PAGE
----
Plant sources of protein, such as soy, beans, lentils, whole grains, and nuts also contain a variety of phytochemicals, not found in meat, which offer a variety of other health benefits. A number of studies link diets rich in plant-based foods with a lower risk of heart disease and stroke.

Seventh-day Adventists who eat a plant-based diet exclusively live, on average, 4 to 7 years longer than other Californians, although they also lead an otherwise healthy lifestyle as well, so it may not all be attributable to diet.

Are There Downsides to Consuming Plant Protein over Animal Protein?

If you’re trying to build lean body mass, you may have to consume a greater amount and diversity of plant proteins to maximize muscle protein synthesis. For one, plant-based proteins are an incomplete protein source, meaning they lack one or more of the essential amino acids your body needs for protein synthesis but can’t make on its own. You can get the essential amino acids your body needs by eating legumes and whole grains since each provides essential amino acids the other lacks. Plus, soy is a complete source of essential amino acids.

Leucine is an important amino acid that “turns on” muscle protein synthesis. It along with other branched-chain amino acids, like valine and isoleucine, activate the mTOR pathway, a pathway that ramps up new muscle protein synthesis. Protein from plant sources contains about 7% leucine while animal proteins average around 9%, slightly more. So, if you consume equal quantities of animal protein and plant protein, the animal protein may be better at switching on muscle protein synthesis. Of course, you can make up for this by eating more plant protein to supply your body with more leucine.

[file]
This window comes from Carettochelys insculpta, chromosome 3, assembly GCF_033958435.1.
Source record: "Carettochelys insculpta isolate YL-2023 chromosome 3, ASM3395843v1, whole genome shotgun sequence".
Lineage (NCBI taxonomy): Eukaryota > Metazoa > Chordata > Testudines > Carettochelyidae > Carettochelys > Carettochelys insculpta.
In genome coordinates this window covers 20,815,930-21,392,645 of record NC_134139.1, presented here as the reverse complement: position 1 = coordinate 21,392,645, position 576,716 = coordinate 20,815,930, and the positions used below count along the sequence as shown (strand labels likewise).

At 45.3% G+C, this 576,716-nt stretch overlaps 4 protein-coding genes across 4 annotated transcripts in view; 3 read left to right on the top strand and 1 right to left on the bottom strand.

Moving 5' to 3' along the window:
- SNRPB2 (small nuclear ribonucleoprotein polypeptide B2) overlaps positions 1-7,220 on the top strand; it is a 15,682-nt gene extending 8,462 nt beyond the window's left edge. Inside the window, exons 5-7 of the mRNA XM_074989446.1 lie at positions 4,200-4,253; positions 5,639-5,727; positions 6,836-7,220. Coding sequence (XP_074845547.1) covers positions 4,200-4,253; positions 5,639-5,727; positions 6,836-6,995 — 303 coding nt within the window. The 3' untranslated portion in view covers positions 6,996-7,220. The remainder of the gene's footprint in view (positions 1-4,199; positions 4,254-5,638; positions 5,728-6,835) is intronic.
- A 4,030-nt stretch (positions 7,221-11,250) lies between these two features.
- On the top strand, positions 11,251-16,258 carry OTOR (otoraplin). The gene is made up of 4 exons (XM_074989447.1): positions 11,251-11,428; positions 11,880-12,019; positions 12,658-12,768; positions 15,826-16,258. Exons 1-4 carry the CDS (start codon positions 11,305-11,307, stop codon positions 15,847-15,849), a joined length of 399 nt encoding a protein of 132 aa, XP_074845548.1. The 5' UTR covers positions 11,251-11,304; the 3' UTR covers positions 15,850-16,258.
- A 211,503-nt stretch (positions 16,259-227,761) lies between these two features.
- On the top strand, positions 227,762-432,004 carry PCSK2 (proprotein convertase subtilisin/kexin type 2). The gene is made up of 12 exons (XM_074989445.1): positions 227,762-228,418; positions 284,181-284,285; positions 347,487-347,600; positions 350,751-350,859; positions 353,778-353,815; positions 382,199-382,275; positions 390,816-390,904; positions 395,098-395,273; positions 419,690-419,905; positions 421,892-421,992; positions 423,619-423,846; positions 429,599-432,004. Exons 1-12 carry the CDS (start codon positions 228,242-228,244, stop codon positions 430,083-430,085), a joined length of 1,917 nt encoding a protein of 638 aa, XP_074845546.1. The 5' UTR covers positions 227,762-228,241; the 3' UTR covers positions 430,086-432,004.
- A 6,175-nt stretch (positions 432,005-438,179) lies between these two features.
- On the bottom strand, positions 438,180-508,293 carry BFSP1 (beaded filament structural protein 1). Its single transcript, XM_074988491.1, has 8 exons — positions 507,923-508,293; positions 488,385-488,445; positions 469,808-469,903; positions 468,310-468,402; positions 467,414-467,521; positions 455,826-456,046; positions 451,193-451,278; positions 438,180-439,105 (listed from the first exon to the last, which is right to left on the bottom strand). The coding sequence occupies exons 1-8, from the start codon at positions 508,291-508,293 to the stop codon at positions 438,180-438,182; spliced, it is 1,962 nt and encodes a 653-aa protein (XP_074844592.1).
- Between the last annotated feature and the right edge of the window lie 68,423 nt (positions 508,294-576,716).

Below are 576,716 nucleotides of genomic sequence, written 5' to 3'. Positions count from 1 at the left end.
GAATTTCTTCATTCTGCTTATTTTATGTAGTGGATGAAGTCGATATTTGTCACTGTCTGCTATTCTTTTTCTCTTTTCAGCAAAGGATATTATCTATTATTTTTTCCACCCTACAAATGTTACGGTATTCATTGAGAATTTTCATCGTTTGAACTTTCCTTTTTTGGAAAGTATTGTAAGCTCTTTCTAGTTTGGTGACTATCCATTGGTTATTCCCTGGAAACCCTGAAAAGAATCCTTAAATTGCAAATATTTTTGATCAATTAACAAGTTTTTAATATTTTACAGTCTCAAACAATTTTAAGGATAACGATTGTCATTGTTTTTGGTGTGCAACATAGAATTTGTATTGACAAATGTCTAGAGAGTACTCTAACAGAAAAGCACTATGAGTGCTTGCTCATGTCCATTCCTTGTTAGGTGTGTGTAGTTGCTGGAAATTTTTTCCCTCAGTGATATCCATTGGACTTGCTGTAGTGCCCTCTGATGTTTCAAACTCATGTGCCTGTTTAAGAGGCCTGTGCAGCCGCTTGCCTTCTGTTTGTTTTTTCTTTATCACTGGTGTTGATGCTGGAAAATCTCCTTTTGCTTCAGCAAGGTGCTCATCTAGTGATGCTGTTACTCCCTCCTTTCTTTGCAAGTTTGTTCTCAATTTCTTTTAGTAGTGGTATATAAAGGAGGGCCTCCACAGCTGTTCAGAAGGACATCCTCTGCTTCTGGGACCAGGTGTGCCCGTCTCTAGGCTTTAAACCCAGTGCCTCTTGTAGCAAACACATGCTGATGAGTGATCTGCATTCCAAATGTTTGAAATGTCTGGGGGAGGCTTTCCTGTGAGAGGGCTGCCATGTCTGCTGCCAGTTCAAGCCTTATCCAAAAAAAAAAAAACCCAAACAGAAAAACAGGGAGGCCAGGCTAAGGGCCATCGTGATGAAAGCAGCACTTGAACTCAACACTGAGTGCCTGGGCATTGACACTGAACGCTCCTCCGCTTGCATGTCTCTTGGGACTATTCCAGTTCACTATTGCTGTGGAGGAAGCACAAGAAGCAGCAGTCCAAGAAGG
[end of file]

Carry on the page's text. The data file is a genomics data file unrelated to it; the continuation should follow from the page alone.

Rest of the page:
The Bottom Line

A diet higher in protein is more satiating and may give you an edge when you’re trying to lose weight or control hunger. Because of the fiber in plant protein, it, too, is satiating. When you consider that protein and fiber are two dietary components strongly linked with satiety, eating foods with both, like beans and lentils, should curb your desire to eat. One meta-analysis showed people who ate a little more than half a cup of beans or peas daily felt 30% fuller.

If you’re currently getting most of your protein from meat and dairy, branch out a little and try some plant-based protein foods like unprocessed soy, nuts, lentils, beans and higher protein whole grains such as quinoa. If you use protein powder after a workout, give pea protein, hemp, or rice protein a try. Plant sources of protein have beneficial dietary components, including phytochemicals, you won’t get from eating animal foods. You don’t have to go vegetarian or vegan to enjoy protein from plants. Branch out a little and try something different. There’s more than one way to get your protein.



Nutrition Journal 2011, 10:139  doi:10.1186/1475-2891-10-139.

Nutr Metab Cardiovasc Dis. 2011 Sep;21 Suppl 2:B16-31. doi: 10.1016/j.numecd.2010.12.008. Epub 2011 May 11.

J Clin Endocrinol Metab. 2006 Apr; 91(4):1477-83.

Adv Nutr November 2010 Adv Nutr vol. 1: 17-30, 2010.

Today’s Dietitian. Vol. 15 No. 9 P. 70. September 2013.

Live Science. “Want to Live Longer? Eat a Plant-Based Diet” June 3, 2013.

Science Daily. “Eating more dietary pulses can increase fullness, may help manage weight” August, 2014.